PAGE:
Yeah that demo looks nice, cant wait to try it out
Originally Posted by Johnny C
680 is a mixed bag. I read through a few reviews and it seems like most of the time it's a little faster..and at a cheaper price it's a good card.....but it's not a game changer. I want cards that are 400 bucks for top end. (amd and nV)
Yeah, if it were ~ 320-350€ i might consider it too, but not for ~490-499€ (that's what over 640$ lol
I checked techpowerup review as the last one and i had a hunch its gonna be like that. Its only 16% faster then 580 GTX, Ok it can be little more here and there.. But that made me think for a bit, exactly that's nothing special for next-gen "high-end", same goes for AMD 79x0..
I payed 320€ for mine, ok 250€ -tax (got a good deal) and now to pay 2x more just to have ~15-20% better perf. VS this 570 at 900mhz OC? -_- Im at lower non HD reso anyway..
The only thing that made me itch was BF3, but imo that's to be expected. They knew its top sheit and made some tweaks especially for that (Fillrate, FP16 +aa) lol
no doubt about that.
But then to have lousy openCL perf. in other stuff and overall "similar cuda mix" like GF114 is a bit lame tradeoff. Yeah they had to make that approach to eliminate no hotclock freq.. but only 8 polymorph 2.0 tessellation engines? at least the same 16 would be nice, esp. for that "high-end" price.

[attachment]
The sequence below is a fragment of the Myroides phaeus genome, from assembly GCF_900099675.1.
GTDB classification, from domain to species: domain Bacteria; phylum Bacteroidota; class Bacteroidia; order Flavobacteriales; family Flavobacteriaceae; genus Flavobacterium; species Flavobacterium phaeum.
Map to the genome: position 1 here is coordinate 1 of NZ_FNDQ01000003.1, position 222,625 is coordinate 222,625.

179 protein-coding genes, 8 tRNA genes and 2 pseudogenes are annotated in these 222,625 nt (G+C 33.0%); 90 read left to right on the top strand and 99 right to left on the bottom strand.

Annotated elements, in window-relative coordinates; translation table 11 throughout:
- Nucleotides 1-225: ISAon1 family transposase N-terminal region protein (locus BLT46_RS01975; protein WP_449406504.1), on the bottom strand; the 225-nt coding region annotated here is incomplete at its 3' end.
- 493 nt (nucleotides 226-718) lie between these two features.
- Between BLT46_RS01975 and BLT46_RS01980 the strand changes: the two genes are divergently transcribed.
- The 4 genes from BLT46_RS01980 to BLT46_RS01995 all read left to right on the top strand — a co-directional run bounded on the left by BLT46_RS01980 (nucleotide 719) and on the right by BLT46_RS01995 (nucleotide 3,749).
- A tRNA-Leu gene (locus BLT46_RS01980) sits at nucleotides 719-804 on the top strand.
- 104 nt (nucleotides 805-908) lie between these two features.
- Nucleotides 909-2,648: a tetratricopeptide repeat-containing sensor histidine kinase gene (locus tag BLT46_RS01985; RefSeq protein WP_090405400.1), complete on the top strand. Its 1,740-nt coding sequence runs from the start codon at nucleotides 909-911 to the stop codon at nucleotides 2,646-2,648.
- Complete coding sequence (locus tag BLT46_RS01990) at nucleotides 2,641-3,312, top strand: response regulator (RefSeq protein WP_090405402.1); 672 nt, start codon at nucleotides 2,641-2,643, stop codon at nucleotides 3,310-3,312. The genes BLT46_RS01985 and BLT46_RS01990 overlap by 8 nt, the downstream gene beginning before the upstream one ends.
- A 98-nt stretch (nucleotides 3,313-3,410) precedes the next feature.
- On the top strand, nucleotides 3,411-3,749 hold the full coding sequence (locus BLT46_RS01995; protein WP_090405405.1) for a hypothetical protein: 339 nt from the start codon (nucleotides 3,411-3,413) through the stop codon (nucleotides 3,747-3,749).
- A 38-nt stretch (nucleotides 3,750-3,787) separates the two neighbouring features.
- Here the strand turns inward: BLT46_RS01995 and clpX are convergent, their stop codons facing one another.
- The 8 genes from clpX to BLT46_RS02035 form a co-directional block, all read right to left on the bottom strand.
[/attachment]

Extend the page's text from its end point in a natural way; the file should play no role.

Anyway this looks cool, but its not available in directX API yet..
Prior to Kepler, for the GPU to reference a texture, it had to be assigned a “slot” in a fixed-size binding table. The number of slots in that table ultimately limits how many unique textures a shader can read from at run time. Ultimately, a shader was limited to access of just 128 simultaneous textures in Fermi (which aligned with the API limits of DX11).
With bindless textures in Kepler, this additional step isn’t necessary: the shader can reference textures directly in memory, making binding tables obsolete. This effectively eliminates any limits on the number of unique textures that can be used to render a scene: over 1 million unique textures are possible.
Besides dramatically increasing the number of available textures, another added benefit of bindless textures is reduced CPU utilization:
At this time, bindless textures is only exposed in OpenGL. But in the future it’s possible this could be exposed in DirectX via NVAPI, or future versions of DirectX.